P-Noy and the media
It is not true that the second President Aquino never got his due. Before President Duterte reached new records in satisfaction or approval ratings, Noynoy Aquino was the most popular president since regular surveys began. In fact, and I would think very few of us would remember this, his high ratings remained high in the immediate aftermath of the “Yolanda” catastrophe.
In “Analysts before surveys: Aquino post-‘Yolanda’ edition” (1/7/2014), I gently criticized the Reuters news agency for basic innumeracy. A Reuters analysis that ran on Nov. 15, 2013, a week after Yolanda, pushed a narrative of “backlash” against the President for the initial handling of the disaster by basing it on a fundamental error. Reuters alleged that Aquino’s satisfaction ratings had plunged from 74 percent to 49 percent in September (crucially, several weeks BEFORE the supertyphoon made landfall). In fact, the first figure (from March 2013) was raw satisfaction (or number of satisfied), while the second figure was net satisfaction (that is, number of satisfied minus number of dissatisfied). The raw satisfaction rating for September 2013 was actually 68 percent—still down from 74, but not by as much. In other words, Reuters compared the raw apple with the net orange.
What explains this basic mistake? The analysis carried a sensational but unsupported headline: “Analysis: From hero to zero: Philippine president feels typhoon backlash.” Aside from the erroneous comparison between two surveys, the analysis included pessimistic comments from political commentators and this narrative-driven conclusion: “Political analysts say Aquino’s ratings will likely suffer in the next opinion polls, especially in the typhoon-swept central Philippine provinces that have been bastions of support.” (As I noted in my column, I shared that rapidly formed conventional wisdom, too.)
It was certainly conventional, but it wasn’t wise. In fact, it was the exact opposite; it was folly.
“From 68 percent in September, the President’s satisfaction rating [in December 2013] held statistically steady at 69 percent; his net satisfaction rating remained at plus 49 percent. In the Visayas, the hardest-hit disaster areas, his satisfaction rating rose from 68 to 70 percent … and his net satisfaction remained statistically steady, up from plus-48 to plus-50.”
I did not fully understand it then, but I can see now, from what the Reuters example shows, that Yolanda may have marked the point where the media narrative about the second Aquino presidency diverged from public opinion. A raw satisfaction rating of 69 percent in the immediate aftermath of the most powerful storm ever recorded is something to marvel at. And yet, while a still patient people continued to give President Aquino his due, the media had found a new narrative to push. From hero to zero, indeed.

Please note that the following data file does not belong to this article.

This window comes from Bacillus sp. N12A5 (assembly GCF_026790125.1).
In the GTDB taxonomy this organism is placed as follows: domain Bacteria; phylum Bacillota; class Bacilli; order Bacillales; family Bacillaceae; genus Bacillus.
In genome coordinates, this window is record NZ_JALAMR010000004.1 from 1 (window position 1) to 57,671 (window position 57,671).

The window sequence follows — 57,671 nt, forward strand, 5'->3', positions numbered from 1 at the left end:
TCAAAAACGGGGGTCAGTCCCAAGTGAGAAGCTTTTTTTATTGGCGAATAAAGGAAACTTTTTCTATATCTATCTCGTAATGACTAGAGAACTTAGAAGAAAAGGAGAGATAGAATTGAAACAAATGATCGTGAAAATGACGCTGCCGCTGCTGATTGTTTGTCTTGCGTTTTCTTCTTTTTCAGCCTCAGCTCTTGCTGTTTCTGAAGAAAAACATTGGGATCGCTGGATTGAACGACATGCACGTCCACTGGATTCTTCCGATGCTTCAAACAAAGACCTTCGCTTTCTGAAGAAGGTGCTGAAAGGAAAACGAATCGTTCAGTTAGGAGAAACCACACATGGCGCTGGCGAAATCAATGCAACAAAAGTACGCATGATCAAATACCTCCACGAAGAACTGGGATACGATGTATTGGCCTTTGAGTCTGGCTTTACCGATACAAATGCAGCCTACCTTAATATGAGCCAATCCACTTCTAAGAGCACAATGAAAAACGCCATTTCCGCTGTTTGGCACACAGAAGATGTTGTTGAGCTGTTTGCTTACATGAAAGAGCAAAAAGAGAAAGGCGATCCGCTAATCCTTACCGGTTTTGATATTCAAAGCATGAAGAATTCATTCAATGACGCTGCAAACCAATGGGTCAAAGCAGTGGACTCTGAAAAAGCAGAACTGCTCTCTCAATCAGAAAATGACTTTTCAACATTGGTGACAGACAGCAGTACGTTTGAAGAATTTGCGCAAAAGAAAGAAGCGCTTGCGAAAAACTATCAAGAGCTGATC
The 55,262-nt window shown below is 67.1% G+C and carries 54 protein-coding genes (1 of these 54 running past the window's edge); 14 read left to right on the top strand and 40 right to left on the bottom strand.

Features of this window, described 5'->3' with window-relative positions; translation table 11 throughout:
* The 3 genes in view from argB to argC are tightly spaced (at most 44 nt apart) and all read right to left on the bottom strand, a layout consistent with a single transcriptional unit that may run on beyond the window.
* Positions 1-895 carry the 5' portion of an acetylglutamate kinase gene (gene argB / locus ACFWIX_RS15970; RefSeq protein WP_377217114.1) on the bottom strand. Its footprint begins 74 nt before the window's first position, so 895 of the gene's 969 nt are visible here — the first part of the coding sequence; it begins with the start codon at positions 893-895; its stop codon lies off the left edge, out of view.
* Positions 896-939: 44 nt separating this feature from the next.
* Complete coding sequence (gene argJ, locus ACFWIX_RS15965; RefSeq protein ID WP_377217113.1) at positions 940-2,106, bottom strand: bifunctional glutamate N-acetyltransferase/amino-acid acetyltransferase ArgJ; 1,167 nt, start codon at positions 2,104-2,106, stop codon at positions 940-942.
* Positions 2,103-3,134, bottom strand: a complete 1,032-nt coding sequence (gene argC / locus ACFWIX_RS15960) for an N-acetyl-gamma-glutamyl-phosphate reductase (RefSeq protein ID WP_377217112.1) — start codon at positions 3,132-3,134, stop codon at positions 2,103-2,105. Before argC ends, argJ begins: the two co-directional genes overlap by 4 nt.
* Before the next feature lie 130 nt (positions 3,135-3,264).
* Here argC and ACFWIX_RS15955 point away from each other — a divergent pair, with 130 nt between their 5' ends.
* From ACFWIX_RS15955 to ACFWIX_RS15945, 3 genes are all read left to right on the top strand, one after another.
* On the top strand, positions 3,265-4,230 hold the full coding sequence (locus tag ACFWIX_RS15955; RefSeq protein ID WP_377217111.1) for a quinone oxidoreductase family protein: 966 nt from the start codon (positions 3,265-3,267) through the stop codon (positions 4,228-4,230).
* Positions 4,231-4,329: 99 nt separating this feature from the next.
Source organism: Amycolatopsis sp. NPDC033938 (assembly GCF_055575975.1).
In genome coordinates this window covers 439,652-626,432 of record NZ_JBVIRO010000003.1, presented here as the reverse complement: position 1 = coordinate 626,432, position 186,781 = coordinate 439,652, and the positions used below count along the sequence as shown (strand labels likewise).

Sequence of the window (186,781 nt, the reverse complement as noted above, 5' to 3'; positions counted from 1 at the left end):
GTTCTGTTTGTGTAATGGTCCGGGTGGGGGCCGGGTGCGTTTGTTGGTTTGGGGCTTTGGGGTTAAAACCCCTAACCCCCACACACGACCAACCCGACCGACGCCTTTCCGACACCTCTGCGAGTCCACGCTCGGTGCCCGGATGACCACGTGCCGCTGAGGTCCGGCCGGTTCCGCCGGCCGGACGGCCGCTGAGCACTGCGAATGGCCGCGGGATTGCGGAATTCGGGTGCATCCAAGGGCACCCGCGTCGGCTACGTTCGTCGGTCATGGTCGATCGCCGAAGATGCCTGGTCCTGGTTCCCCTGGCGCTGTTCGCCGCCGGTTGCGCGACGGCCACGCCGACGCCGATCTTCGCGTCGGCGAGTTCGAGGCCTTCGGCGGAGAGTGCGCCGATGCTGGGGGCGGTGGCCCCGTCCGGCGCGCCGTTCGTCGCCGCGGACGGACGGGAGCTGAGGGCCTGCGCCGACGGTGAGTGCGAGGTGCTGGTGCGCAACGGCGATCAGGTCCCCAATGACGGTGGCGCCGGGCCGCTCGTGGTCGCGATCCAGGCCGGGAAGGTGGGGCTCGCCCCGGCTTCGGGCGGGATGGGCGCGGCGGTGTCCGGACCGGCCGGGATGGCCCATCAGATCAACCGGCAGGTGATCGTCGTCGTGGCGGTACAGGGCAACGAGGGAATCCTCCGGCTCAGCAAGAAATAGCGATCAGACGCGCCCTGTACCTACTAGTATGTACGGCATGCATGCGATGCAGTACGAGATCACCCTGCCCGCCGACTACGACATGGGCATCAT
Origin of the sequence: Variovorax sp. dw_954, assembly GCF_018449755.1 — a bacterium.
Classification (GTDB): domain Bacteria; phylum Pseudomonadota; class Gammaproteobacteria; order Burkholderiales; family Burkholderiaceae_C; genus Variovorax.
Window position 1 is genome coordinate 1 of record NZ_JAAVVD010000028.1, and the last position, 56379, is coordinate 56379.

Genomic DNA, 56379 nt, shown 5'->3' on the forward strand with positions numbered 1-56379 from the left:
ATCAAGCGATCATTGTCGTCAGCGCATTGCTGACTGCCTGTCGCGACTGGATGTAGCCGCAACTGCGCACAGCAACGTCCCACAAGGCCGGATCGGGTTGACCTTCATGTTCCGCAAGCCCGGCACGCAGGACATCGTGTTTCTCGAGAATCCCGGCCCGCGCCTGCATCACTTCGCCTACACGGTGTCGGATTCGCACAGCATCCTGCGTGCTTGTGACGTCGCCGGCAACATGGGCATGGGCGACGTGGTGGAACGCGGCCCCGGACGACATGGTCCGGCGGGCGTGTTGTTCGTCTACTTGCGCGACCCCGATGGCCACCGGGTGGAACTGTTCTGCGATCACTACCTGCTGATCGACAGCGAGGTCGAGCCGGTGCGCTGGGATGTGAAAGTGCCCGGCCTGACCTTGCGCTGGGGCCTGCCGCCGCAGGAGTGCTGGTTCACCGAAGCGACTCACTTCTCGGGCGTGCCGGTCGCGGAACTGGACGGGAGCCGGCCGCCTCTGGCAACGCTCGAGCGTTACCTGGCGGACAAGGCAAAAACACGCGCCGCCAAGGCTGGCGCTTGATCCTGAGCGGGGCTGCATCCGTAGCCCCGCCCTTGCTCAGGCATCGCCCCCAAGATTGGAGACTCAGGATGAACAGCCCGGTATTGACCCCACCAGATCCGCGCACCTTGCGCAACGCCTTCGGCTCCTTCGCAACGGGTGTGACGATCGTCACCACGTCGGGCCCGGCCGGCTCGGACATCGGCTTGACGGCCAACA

It was only after the Mamapasano incident that public opinion caught up with the media narrative. In March 2015, Aquino received his lowest ratings: 47 percent raw satisfaction, 11 percent net. The high death toll and the internal politics of the raid finally snapped the people’s patience. Aquino’s decision not to receive the caskets of the (42 of 44) slain SAF officers flown back to Manila may well have been the pivotal moment. As I have argued in many columns, for instance in “What is Aquino accountable for?” (2/3/2015), his decision-making was partly at fault. And yet, even today, after his death, many in the mainstream media have continued to internalize the negative narrative about Aquino in the last half of his term. In the Philippine Star’s first story on his passing, for instance, the SAF raid was described as a “failed” operation—when in fact the main objective was met: the capture or death of the terrorist Marwan. The cost of success was steep, but as controversial and fault-ridden as it was, the raid succeeded.
When people say, then, that President Aquino did not get his due, my own reflection on my own practice and that of my profession leads me to two related conclusions: First, they mean, even without directly accusing the mainstream media, that the media narratives about Aquino during his presidency had failed to reflect the full scope and true scale of his achievements. And second, they mean that the new gatekeepers of reputation, even without directly referring to the architects and influencers and grassroots operators of what the scholars Jonathan Corpus Ong and Jason Cabañes call an “invisible machine” of networked disinformation, have built their own negative narratives about Aquino, and these have obscured the nature and character of his presidency.
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Once, the Inquirer hosted a group of Asian journalists; it was my task to announce President Aquino’s arrival. Palace staff told me, repeatedly, that protocol required me to say “the President of the Philippines,” not the more familiar, more usual, “President of the Republic of the Philippines.” When Aquino arrived at the Inquirer’s multi-purpose hall, I dutifully announced: “Ladies and gentlemen, the President of the Philippines.”
But it was Press Secretary Sonny Coloma’s role to introduce Aquino before he read his speech, and when he did, he introduced him, simply, and to my everlasting amusement, in the exact way I was told not to: “Ladies and gentlemen, the President of the Republic of the Philippines!”
I remember this anecdote now, because the outpouring of praise for his character and his presidency, the belated settling and resolving of media accounts, reminded me that, while he was a reluctant president, he was also a good one. He deserves to be introduced, for all time, according to the phrasing we find in the Constitution he defended and consulted every single day: Ladies and gentlemen, the President of the Philippines.
On Twitter: @jnery_newsstand; email: [email protected]
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